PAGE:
Then there was Peter Jenner, manager of various music stars like Billy Bragg, who is nothing if not outspoken. He started out making a decent point that the recording industry was dysfunctional and had a long record of making things more complicated, not easier, but then he went on a rant about how “as long as there are free riders, there’s a problem” and demanded that the gov’t needed to step in and set up blanket licensing, requiring ISPs to pay up. Apparently, he’s absolutely blind to the fact that you can turn free riders into a benefit. It’s that old (incorrect) mentality that every freely shared copy is a lost sale, rather than an opportunity.
In fact, he made the incredibly laughable claim that if the gov’t doesn’t step in soon, “we will see the collapse of the entire entertainment industry.” That seemed odd considering all of the examples in other sessions of musicians and record labels doing quite well despite the lack of gov’t intervention. Perhaps he was too busy screaming for gov’t help to bother to attend those other sessions.
As a representative from the Isle of Man gov’t said: “The problem is that this industry is so focused on how much it’s going to lose, it never looks at the opportunities of how much money there is to be made.”
Perhaps the most amusing was Howie Singer, from Warner Music. He piped up from the audience about how their main focus was on compensating the artist. You certainly could have fooled some of the artists on Warner Music who have noticed that WMG has done plenty to make it more difficult for them to get compensation.
In that discussion, about the only reasonable voice was Gerd Leonhard, who pointed out that a better solution was setting up a truly voluntary (not mandatory) licensing offer that could be paid in a variety of ways: it could be individuals. It could be ISPs. Or, most interesting, it could be brands. What if Pepsi paid to cover all your music file sharing if you bought a certain amount of Pepsi drinks? I still don’t think any such license is really necessary given these other business models, but he was one of the few in the debate actually noting that you can’t do a top down solution that tries to “control” users.
Surprisingly, Geoff Taylor from BPI was much more reasonable than I expected. While he definitely wants ISPs to “take responsibility” he avoided some of the more ridiculous suggestions made by the industry in the past. In fact, when someone in the audience claimed that ISPs had to give up liability “safe harbors” Taylor pointed out that wouldn’t be productive at all, and such safe harbors were at the core of how ISPs worked — and even raising it would set the discussions back tremendously.. He’s right, but it’s surprising to hear that from a recording industry guy.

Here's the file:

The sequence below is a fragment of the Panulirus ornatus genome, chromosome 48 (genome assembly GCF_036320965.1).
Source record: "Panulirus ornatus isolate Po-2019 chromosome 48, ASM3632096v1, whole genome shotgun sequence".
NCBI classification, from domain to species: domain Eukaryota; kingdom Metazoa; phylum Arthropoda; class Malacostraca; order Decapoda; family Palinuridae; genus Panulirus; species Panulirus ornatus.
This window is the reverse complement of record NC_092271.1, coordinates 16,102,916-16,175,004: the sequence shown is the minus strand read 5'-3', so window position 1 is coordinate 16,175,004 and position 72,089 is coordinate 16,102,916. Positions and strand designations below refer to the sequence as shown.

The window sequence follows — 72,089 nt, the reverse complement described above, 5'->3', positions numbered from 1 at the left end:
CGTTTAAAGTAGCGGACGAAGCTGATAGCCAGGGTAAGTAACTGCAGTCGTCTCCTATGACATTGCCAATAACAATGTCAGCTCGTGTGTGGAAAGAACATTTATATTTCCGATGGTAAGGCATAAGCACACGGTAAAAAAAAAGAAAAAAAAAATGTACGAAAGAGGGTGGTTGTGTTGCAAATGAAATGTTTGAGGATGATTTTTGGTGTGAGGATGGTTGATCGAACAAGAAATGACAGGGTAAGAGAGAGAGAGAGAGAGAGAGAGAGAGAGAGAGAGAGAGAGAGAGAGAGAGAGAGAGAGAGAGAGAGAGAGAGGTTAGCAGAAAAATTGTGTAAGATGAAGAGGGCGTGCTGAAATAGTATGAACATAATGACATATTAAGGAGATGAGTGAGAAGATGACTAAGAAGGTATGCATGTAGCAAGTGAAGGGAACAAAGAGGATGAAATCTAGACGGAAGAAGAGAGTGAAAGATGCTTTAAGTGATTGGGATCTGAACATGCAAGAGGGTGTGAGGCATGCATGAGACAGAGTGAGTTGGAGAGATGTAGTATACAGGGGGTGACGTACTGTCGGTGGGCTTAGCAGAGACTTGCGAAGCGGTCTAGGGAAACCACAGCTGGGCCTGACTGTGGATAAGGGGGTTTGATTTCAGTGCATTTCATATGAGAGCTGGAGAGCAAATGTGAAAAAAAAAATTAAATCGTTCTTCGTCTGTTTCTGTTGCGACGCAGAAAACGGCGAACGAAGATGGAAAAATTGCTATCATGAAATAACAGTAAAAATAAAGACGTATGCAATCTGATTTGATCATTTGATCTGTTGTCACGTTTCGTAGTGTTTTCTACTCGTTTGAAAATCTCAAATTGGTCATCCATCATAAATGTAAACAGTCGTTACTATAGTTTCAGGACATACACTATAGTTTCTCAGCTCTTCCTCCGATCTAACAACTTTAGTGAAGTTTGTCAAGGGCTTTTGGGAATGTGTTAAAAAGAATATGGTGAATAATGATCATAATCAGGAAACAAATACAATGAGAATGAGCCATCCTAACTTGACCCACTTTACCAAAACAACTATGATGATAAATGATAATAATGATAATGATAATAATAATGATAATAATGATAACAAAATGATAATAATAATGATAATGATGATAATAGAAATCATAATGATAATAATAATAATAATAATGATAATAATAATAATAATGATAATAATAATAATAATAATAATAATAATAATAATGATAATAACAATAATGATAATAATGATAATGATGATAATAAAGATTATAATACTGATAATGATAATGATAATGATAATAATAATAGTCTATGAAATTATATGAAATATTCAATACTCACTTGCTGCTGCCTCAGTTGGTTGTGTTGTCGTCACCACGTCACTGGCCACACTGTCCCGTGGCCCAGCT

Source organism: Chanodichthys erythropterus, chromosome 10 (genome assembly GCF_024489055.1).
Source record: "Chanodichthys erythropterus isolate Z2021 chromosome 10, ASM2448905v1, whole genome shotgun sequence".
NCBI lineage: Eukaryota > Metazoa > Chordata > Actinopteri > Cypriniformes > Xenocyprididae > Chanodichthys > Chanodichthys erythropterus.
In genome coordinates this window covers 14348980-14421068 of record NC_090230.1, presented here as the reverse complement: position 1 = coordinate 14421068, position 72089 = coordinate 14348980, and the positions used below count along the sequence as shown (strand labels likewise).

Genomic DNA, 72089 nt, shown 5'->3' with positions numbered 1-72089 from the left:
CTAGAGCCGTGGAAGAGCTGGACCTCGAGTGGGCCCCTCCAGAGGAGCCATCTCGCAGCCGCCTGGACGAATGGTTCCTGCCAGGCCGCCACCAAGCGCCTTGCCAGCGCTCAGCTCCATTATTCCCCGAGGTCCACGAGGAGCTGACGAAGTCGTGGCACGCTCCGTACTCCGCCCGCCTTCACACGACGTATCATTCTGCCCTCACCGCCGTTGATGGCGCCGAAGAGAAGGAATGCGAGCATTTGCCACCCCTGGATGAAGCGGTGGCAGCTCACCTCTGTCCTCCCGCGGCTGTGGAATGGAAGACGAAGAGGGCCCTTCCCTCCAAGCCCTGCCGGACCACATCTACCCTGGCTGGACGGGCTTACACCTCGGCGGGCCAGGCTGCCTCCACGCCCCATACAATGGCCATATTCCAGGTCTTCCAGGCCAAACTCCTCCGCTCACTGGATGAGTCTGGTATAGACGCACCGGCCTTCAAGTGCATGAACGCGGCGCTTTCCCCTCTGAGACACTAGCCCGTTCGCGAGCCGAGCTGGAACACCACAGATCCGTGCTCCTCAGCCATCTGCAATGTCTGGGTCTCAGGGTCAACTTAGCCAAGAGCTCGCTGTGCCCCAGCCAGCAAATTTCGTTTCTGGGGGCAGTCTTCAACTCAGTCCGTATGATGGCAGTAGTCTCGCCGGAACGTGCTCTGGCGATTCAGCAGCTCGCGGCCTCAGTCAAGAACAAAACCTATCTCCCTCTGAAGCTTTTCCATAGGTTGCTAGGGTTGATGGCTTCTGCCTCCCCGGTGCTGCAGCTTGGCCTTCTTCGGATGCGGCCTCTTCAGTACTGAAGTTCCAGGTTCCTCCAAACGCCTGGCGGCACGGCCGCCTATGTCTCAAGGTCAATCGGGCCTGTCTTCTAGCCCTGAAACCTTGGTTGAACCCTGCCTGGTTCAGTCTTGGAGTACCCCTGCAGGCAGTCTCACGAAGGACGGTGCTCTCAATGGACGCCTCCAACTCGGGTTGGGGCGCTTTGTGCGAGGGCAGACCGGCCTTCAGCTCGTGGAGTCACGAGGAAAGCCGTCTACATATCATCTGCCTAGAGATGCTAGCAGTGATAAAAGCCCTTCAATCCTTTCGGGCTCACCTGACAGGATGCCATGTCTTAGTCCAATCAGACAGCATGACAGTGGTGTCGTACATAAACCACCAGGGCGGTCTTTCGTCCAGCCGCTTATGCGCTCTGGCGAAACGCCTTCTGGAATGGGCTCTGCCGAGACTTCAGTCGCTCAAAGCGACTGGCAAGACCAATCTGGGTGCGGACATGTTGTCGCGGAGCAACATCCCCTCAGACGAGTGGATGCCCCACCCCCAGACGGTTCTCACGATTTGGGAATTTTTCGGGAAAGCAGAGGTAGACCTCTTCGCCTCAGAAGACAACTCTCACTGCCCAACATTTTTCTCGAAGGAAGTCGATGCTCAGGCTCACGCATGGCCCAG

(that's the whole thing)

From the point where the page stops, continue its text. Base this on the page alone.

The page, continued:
Basically, though, the industry insiders are still so focused on “the piracy problem” that they’re blind to the idea that it might not actually be a problem — as was shown time and time and time and time again during the other sessions. All these guys were doing was focusing on “free riders” or finding others like ISPs and the gov’t to “blame” for not stepping in to fix the “problem” rather than looking at all of the amazing opportunities that musicians and indie record labels are already embracing to tremendous success.
So, for all of the optimism presented throughout the event, it was somewhat disappointing and frustrating to see the old guard still totally focused on the wrong issue. The overall event was fantastic though — to see the various players mixing it up in a discussion like this, rather than it just being a pure echo chamber. It was just frustrating to see so much of the focus from the existing players apparently missing out on all of the amazing success stories and opportunities laid out in front of them.
Hopefully, though, with this dialog started, over the next few years, these ideas will start to permeate more deeply.